Jawa's upgrading

Jawa 638
ER Classics Desktop 2022

Jawa: Czechoslovakia. 'RengggKeDENGGGkeng! ', blue smoke. Broken ignitions. Worth nothing at all. Bad chrome. Ho!

Jawa was a global brand

Jawa once made highly modern, reliable motorcycles. Motorcycles that you could be seen on. But just as things happened so much, the development of the once proud brand got stuck in the nets of the planned economy. The government determined what kind of motorcycles should be made. (And what kind of crops had to be grown and some basic things.) Nice and clear, right?

Motors for the masses

Even at that time and in that system, governments were not very aware of what they were doing. While in the Eastern Bloc, behind the then still stainless steel curtain, dogma was held tight, the reprehensible 'communists' were overtaken on all levels left and right by that other reprehensible system: capitalism. Or let's call it 'liberal entrepreneurship'.

In the Eastern bloc people remained despondent on their assigned, usually two-stroke motorcycles. They had to wait a long time to get such a thing, but they were happy with it. A motorbike was their transport. Transport where no westerner wanted to be seen dead anymore. But the name Jawa kept ringing in the west. Also because of the politically sponsored successes on the phenomenal Jawa (ice) speedway motorcycles. 500 cc alcohol-fired single cylinders without brakes. That's just motorcycling!

Nostalgia rules!

At some point, Jawas became nostalgic. People in what had long been here in the west began to restore, collect, and drive. That was a fun hobby. An affordable hobby. Because the motorcycles were cheap. The parts were very cheap through the now ex-Eastern Bloc countries. 'We' began to visit motorcycle fairs in the former Eastern bloc and bought all kinds of Jawas for small change, with the 350 cc two-strokes and even the extremely rare 500 cc four-strokes changing hands for change.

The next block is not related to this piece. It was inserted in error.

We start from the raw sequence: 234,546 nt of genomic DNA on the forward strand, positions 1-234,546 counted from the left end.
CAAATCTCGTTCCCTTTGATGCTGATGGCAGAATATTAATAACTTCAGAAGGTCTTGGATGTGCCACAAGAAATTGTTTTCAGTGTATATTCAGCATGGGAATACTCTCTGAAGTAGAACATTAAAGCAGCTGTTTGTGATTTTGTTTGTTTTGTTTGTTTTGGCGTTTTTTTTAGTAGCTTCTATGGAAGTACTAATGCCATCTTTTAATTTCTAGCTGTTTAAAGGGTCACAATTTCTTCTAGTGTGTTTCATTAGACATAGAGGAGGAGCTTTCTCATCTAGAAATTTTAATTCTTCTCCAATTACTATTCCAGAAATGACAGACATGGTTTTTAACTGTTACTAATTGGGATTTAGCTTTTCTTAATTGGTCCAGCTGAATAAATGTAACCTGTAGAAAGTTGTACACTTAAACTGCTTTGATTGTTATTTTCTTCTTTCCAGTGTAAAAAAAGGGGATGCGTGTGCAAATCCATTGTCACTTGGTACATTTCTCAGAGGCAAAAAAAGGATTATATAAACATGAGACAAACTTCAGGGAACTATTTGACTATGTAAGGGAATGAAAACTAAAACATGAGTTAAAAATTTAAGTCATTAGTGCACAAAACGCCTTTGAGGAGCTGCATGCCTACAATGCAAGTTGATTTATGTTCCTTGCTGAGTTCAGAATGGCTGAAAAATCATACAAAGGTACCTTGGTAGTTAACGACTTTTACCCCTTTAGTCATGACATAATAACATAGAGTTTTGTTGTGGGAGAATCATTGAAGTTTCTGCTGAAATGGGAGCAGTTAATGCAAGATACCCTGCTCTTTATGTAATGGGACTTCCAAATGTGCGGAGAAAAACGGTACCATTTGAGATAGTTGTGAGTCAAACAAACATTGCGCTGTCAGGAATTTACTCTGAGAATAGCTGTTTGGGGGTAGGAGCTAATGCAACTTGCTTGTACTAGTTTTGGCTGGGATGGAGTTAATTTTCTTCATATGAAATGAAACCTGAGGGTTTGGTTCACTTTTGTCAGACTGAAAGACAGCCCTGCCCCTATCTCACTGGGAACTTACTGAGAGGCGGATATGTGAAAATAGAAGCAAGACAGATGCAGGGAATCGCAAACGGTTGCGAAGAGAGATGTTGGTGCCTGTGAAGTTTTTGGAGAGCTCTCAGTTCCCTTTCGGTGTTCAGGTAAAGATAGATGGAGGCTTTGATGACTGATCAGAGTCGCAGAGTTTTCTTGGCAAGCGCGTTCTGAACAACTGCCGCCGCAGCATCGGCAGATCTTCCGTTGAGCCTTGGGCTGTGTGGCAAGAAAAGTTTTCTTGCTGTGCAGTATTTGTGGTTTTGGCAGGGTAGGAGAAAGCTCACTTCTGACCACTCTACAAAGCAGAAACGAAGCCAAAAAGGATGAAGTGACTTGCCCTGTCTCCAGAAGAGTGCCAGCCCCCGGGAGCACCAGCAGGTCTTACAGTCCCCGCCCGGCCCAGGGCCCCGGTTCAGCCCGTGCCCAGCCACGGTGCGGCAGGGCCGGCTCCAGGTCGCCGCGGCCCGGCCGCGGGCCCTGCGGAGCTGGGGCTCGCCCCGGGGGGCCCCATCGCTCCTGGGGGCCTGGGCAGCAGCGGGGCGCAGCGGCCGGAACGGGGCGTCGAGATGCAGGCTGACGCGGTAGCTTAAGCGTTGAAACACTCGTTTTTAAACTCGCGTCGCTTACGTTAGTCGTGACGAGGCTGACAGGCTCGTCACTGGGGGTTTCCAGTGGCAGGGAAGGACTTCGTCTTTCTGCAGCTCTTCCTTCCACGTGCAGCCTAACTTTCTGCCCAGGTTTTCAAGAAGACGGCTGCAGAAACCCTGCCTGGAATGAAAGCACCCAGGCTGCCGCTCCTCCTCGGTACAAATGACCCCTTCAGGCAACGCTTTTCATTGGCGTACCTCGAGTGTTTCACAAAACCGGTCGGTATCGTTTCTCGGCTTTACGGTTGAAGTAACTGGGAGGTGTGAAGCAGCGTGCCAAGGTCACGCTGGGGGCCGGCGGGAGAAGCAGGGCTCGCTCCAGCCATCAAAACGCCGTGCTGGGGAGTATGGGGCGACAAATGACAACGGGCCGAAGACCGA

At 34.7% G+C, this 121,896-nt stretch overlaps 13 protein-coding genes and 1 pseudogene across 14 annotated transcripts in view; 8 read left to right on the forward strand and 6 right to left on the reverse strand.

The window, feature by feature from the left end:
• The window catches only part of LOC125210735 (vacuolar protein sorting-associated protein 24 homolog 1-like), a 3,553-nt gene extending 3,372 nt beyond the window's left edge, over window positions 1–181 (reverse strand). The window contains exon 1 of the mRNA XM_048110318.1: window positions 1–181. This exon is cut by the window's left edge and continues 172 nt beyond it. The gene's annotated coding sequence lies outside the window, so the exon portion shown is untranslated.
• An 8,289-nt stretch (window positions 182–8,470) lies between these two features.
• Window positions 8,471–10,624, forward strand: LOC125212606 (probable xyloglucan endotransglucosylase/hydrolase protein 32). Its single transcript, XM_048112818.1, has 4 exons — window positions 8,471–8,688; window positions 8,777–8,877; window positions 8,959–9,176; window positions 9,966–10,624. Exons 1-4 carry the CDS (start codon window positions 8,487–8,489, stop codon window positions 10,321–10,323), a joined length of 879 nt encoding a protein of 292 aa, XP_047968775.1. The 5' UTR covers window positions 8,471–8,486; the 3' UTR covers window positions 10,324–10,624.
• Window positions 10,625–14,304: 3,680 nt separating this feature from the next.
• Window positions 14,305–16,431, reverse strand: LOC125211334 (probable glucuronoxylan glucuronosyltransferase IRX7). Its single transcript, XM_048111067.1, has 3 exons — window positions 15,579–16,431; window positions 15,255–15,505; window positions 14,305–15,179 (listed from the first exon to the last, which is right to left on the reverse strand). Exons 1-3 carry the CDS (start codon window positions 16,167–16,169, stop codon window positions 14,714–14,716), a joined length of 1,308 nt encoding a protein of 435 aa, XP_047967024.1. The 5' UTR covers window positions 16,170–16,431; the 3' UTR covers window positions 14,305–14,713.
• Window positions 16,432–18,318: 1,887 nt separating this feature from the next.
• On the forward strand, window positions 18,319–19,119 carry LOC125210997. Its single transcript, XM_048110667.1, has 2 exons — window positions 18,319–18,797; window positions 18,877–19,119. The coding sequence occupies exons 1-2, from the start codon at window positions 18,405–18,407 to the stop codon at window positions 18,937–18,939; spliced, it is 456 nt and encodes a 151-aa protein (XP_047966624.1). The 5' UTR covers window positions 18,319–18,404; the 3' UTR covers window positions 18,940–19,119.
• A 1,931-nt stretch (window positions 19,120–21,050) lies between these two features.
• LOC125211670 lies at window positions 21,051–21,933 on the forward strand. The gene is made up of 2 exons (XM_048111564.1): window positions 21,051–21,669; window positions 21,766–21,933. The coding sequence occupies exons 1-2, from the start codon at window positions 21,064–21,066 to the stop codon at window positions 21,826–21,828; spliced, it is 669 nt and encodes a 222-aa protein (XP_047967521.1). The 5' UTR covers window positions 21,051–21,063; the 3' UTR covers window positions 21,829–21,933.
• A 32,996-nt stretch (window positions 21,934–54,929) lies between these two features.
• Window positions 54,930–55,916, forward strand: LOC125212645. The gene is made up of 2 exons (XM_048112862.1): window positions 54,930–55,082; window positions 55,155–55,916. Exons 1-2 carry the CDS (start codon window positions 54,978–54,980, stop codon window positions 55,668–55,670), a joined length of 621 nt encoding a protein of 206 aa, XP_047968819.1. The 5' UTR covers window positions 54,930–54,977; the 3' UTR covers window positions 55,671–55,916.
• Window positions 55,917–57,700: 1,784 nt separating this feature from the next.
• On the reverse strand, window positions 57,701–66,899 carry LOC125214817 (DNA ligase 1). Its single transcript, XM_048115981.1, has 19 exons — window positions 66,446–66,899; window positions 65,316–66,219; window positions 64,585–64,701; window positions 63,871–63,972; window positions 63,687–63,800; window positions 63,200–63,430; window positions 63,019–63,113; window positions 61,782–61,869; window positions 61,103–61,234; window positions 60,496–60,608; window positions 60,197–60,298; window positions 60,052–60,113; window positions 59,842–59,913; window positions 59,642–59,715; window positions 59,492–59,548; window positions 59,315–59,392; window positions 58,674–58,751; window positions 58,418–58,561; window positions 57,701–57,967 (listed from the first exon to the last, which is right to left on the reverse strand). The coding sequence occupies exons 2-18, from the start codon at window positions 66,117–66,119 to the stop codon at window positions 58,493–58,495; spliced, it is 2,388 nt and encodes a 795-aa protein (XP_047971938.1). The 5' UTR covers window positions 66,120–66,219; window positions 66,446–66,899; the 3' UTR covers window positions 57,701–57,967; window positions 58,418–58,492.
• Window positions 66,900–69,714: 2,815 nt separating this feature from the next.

And everyone was happy. Until things started to improve in the now independent states of the Czech Republic and Slovakia. When money came loose there. Then proud Czechs and Slovaks realized they had lost their national heritage and started to buy it back. They wanted to pay for that. The Jawa 350 TS in the pictures was bought for € 300. And went back to his home country for € 2.500. The earlier models with all that sheet metal were once, in their 350 cc two-cylinder version, pure status symbols that in fact only went abroad for hard currency.

From… for…

The 350 in the photo was bought here for € 800 and found a Czech owner for € 4.250. He sold it locally for 2 million more. For the Californians only intended for export, the local population is now tapping up to almost € 20.000. And a 500 cc four-stroke Jawa? He can easily carry a proud € 40.000 as asking price

All prices are madness

Our hobby is made prohibitively expensive by people with more money than passion. A motorcycle as an investment. It shouldn't get any crazier. Things are made for driving.

The consolation is that there are still quite a lot of Jawa models that have not yet fallen into the clutches of the money wolves that hunt far beyond the Veluwe. There are still opportunities there. Just as there are currently many types of other brands for sale for little. Then you just buy a nice classic for little. You enjoy it.

What if he unexpectedly makes the same leap in value as those crazy Jawas that nobody wanted? Well: then you have at least your pension arranged!

Meanwhile, there are new Jawas from the once Indian license building. They are very retro. And not expensive. Not expensive yet.

More articles about classic engines can be found via this link

Also interesting to read:
- Classics from the Eastern Block
- AJ / DP MOTORENMZ, Jawa and Planeta: Socialist workhorses
- Jawa 638: the affordable Jawa
- A Jawa, if you can afford it
- Hidden classics


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  1. a 250cc jawa, bought for 55 guilders from the brother of a friend of my sister, was my first motorcycle in 67

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